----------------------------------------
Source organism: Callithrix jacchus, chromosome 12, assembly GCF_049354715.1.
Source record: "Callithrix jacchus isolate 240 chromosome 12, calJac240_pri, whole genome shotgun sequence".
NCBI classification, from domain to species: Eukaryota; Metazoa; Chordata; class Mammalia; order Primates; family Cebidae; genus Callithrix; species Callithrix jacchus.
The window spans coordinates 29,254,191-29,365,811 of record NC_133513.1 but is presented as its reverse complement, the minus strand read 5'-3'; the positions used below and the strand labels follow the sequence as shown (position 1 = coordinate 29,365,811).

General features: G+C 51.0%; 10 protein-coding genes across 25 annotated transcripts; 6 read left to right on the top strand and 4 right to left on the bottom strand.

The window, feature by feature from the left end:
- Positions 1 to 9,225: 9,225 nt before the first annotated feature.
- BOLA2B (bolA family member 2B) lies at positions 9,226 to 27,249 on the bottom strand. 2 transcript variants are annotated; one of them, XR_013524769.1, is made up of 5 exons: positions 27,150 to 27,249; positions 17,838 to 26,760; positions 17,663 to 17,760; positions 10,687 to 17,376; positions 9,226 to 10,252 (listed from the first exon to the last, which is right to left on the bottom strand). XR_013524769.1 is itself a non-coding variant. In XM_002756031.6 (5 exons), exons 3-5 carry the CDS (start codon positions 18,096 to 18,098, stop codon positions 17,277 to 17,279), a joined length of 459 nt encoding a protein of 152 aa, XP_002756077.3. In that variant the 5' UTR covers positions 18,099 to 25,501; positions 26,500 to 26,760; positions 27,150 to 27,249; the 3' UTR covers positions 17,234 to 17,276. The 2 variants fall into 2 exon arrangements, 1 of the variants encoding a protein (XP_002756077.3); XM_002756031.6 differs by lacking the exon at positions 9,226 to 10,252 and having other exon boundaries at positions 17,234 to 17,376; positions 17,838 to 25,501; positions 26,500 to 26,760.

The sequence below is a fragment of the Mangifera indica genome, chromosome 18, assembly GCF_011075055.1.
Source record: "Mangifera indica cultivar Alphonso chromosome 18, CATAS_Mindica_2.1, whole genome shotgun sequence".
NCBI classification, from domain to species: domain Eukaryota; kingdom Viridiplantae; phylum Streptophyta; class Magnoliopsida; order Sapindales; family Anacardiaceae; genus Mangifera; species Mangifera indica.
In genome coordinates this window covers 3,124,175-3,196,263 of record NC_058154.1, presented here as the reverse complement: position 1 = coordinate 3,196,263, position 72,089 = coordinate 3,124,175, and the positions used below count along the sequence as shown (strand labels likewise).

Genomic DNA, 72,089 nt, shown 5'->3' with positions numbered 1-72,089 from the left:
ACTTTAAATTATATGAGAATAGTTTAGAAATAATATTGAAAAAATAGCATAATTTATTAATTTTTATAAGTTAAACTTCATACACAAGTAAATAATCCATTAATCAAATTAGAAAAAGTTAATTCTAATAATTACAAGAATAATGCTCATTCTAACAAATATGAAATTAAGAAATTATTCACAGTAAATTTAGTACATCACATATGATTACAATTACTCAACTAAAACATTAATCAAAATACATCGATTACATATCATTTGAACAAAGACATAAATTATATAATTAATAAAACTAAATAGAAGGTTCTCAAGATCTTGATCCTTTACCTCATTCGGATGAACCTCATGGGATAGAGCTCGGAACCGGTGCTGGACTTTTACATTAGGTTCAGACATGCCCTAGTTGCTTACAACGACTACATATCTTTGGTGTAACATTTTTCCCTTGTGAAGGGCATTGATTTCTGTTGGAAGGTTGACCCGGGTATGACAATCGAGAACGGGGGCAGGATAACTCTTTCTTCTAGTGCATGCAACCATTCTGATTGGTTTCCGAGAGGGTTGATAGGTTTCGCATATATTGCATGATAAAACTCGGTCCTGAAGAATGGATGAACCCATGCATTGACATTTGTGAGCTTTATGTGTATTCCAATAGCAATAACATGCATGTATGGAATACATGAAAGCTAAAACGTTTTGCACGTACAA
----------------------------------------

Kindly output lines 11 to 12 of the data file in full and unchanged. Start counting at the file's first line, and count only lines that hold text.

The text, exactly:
NCBI classification, from domain to species: domain Eukaryota; kingdom Viridiplantae; phylum Streptophyta; class Magnoliopsida; order Sapindales; family Anacardiaceae; genus Mangifera; species Mangifera indica.
In genome coordinates this window covers 3,124,175-3,196,263 of record NC_058154.1, presented here as the reverse complement: position 1 = coordinate 3,196,263, position 72,089 = coordinate 3,124,175, and the positions used below count along the sequence as shown (strand labels likewise).